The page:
New York Rangers News: Brandon Dubinsky Arbitration Scheduled For This Morning

It's not really news since we knew that Brandon Dubinsky and the New York Rangers were going to be headed for arbitration today if the two sides couldn't come to an agreement, but at least the saga will end soon. An arbitration judge has 48 hours to make a decision after the hearing.

Larry Brooks has reporter that the Rangers have elected to go with a one-year salary hearing. From his article:

The Rangers have elected to go for a one-year salary award in today's arbitration hearing in Toronto with Brandon Dubinsky, The Post has learned.

Sources with knowledge of the briefs submitted on behalf of the 25-year-old winger and on behalf of the club have told The Post that Dubinsky has requested a contract worth $4.6 million while the Rangers have come in at $2.8 million.

While the gulf appears exceptionally wide, Elizabeth Neumeier, the arbitrator presiding over the case, is empowered to select any figure between the parties' requests. As such, the disparity in the submissions should not ring any alarm bells, given that they are strategic rather than necessarily reasonable.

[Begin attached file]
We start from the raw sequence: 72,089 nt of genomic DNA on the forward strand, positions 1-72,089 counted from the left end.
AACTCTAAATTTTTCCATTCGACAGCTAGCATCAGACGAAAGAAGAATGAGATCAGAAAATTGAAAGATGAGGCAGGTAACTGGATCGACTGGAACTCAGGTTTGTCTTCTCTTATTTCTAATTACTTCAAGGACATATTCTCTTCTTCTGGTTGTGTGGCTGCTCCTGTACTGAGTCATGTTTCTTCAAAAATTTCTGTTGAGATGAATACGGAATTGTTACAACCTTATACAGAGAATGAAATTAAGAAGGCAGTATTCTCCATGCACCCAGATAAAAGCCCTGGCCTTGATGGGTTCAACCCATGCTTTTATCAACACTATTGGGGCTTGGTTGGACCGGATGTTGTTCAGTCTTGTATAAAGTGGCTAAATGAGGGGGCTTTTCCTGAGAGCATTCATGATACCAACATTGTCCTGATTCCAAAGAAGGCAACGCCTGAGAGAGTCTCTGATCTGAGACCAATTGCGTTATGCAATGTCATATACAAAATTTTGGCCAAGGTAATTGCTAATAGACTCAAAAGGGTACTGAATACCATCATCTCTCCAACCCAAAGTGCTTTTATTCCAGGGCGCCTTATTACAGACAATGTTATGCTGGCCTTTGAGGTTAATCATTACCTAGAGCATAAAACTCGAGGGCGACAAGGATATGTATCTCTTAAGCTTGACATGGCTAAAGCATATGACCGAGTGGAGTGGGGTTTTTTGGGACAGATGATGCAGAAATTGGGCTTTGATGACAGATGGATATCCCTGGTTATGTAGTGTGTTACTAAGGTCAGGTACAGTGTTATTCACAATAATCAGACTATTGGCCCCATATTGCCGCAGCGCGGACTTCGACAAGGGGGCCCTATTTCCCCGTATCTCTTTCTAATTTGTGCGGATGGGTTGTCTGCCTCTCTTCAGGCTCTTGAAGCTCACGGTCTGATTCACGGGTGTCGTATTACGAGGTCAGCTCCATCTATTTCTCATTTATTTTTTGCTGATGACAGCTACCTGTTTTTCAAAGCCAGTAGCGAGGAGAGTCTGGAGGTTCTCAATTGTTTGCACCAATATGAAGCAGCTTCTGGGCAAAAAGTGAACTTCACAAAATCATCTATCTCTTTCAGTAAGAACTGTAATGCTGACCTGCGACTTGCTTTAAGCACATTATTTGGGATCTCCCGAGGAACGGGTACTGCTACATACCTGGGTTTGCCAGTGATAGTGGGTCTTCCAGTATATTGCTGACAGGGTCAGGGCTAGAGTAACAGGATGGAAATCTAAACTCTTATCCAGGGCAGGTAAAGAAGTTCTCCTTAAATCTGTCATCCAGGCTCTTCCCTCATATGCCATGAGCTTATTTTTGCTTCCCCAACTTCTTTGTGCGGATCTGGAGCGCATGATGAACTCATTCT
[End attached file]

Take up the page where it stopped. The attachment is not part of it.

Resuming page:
This is probably the last thing we wanted to see happen, but it is what it is at this point. If yesterday's rumor that Dubinsky was seeking upwards of $5.25 million a year is true, then it doesn't make much sense for him to go to arbitration, since now the highest figure he can receive is $4.6 million.

The strategy of making it a one-year contract will allow the Rangers to keep Dubinsky as a RFA for another season, and start over again after.

Since the hearing is taking place on a Thursday, the 48-hours will extend into Monday if the judge needs that long.

Brooks also went on to explain a strategy Glen Sather will employ in order to ensure there is no bad blood.

General manager Glen Sather will not attend the hearing. Assistant GM Jeff Gorton will represent the Rangers, but he is not expected to testify. Instead, attorney Cliff Hart, who prepared the brief, is expected to present the Blueshirts' case.

By remaining mum at the hearing -- other than for the authorized sentiments written into the brief questioning Dubinsky's worth, that is --the Rangers hope to avoid the collateral damage and acrimony that often accompanies arbitration.

More when it happens guys. Thoughts on all this?